“These are all issues that we recognize, both from a department standpoint and Health P.E.I., that these are areas where we need to improve access,” Currie said.

twright@theguardian.pe.ca

Twitter.com/GuardianTeresa

Organizations: Department of Health and Health P.E.I., MRSB

  • 1
  • 2
  • 3
  • 4
  • 5

Thanks for voting!

Top of page

Comments

Comments

Recent comments

  • Walter
    April 10, 2014 - 12:13

    Amazing ride Clara Hughes! She biked 124 km from Woodstock to Saint John and met with her fans and community leaders https://livingalpha.com/journal/amazing-moment-for-clara-hughes-in-saint-john-nb-she-becomes-part-of-the-p-e-e-r-126-mural?utm_source=google&utm_medium=direct&utm_content=amazingmoment&utm_campaign=clara_hughes

  • Disgusted
    April 08, 2014 - 20:30

    I agree gov members will all be happy to show up for a photo op with Clara, and could care less about the medical situation when it comes to mental health and addictions....votes are all that count! Politics is a dirty business

  • Wayne
    April 08, 2014 - 15:07

    Not only have two reports been done so far. The Chief Mental Health and Addictions Officer is doing yet another report and has yet to talk to those of us who are in the system trying to seek services. Maybe try having some frank discussion with frontline workers. What has this Chief Mental Health and Addictions Officer done so far - absolutely nothing !

  • AnotherReport
    April 08, 2014 - 09:52

    The reality is pretty clear that Doug Currie is biding time until the next election. He has no intention of making any real changes and could not care less about people with mental illnesses or addictions or the families that have to live with these diseases. He cares about votes. He would rather waste $85000 on a study than spend $25 helping anyone. Please, please, please do not vote for this man ever again... He has no medical background and shouldn't even be in this job. Just look at how much his endless studies have cost the tax payers of PEI and look how very little improvement there has been.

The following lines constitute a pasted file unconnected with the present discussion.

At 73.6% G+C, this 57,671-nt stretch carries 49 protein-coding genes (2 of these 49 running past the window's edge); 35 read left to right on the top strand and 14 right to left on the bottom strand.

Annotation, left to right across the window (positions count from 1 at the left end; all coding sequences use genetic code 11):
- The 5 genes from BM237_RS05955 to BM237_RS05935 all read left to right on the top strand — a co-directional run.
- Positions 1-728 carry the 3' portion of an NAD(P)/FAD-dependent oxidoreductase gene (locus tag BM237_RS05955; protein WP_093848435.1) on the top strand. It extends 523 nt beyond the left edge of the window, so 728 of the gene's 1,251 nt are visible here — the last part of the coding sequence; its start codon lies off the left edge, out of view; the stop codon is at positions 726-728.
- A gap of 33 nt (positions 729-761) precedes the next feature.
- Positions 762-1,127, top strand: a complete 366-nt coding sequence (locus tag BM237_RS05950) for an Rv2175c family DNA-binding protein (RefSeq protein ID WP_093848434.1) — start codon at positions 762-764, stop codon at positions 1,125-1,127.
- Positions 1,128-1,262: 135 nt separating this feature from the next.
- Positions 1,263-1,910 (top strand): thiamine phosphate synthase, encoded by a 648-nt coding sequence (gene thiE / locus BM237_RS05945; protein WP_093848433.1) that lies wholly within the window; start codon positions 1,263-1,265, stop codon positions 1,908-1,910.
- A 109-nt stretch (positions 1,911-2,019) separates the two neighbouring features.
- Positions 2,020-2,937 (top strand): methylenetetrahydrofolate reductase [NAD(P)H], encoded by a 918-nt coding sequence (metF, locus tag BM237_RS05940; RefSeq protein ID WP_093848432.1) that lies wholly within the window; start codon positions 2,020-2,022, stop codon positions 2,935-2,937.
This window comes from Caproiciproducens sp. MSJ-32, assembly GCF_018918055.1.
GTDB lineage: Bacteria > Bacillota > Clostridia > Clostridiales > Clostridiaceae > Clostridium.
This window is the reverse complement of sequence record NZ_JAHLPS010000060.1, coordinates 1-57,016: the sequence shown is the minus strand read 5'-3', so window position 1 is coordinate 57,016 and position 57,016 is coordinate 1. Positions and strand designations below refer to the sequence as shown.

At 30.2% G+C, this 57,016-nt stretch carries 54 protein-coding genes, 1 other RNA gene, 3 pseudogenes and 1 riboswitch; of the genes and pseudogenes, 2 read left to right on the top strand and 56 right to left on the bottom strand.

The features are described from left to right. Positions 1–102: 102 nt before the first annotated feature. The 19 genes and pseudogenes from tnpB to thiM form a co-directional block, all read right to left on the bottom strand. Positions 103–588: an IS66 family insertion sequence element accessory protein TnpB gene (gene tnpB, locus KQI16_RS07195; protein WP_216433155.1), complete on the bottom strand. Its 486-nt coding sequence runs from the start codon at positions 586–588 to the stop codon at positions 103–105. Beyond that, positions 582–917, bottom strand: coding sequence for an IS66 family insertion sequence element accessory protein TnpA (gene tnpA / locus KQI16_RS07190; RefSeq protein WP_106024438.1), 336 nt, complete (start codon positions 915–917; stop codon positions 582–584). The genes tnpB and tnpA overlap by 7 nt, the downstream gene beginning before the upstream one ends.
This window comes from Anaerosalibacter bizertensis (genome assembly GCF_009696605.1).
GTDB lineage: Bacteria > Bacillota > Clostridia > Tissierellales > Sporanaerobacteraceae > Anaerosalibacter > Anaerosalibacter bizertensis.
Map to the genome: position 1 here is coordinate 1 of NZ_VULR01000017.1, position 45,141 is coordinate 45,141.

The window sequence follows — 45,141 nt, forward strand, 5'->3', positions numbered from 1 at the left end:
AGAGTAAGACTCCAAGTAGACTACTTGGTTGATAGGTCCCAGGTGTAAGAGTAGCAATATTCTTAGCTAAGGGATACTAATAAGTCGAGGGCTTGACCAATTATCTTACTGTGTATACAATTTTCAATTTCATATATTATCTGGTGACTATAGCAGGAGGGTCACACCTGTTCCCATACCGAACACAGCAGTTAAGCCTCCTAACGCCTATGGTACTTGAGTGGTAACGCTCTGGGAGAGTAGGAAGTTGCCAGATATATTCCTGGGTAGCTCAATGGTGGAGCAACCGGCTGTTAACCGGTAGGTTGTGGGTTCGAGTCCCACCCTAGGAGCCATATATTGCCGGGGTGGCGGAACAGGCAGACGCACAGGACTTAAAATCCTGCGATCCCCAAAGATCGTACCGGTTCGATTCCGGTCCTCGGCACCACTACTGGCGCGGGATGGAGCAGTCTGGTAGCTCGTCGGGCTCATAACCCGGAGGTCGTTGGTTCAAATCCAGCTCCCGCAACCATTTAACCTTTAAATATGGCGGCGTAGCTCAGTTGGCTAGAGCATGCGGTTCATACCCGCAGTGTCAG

• don
    April 08, 2014 - 09:45

    currie spent $85,000 mental health and addictions review. money in the can. is that all this useless excuse for a government and adults is to spend money on reviews? talk o the best information you can get is the "NURSES" they spend more time with the patient then any mla, doctor etc does they are the experts. currie you are no doctor all you are is a name anyone even a child can do your job. Jane MacAdam is you can do anything next time force this want o be adults from spending the money on friends to do a review and use to help islanders.

  • AnonymousIslander
    April 08, 2014 - 09:17

    Review didn't go as far as expected because it was NOT PERMITTED to go far enough. Not too hard to figure out, this is PEI after all

  • Candace Arsenault
    April 08, 2014 - 08:05

    FYI…Doug Currie…..My name is Candace Arsenault, I have a mental illness….in fact I have a few serious diagnosis's that fall under the mental illness umbrella. I am willing to be most candid and anytime you want to know how you could best improve the Quality of Life care for the people of Prince Edward Island, why don't you ask one that suffers and ADMITS they have it, instead of the ones that are in denial about how it affects them personally and only think they know how to fix it. That includes the doctors…..all of them!!! What is happening around us…is not getting better…..perhaps it is time to ask the patients. I believe you know where to contact me!

  • Quiet Observer
    April 08, 2014 - 06:53

    And the users of these services and their families will be asked for their input when?

  • John W. A. Curtis
    April 08, 2014 - 05:49

    Government believes in providing bureaucracy not mental health services. People can see the hypocrisywhen many of these politicians show up to see Clara Hughes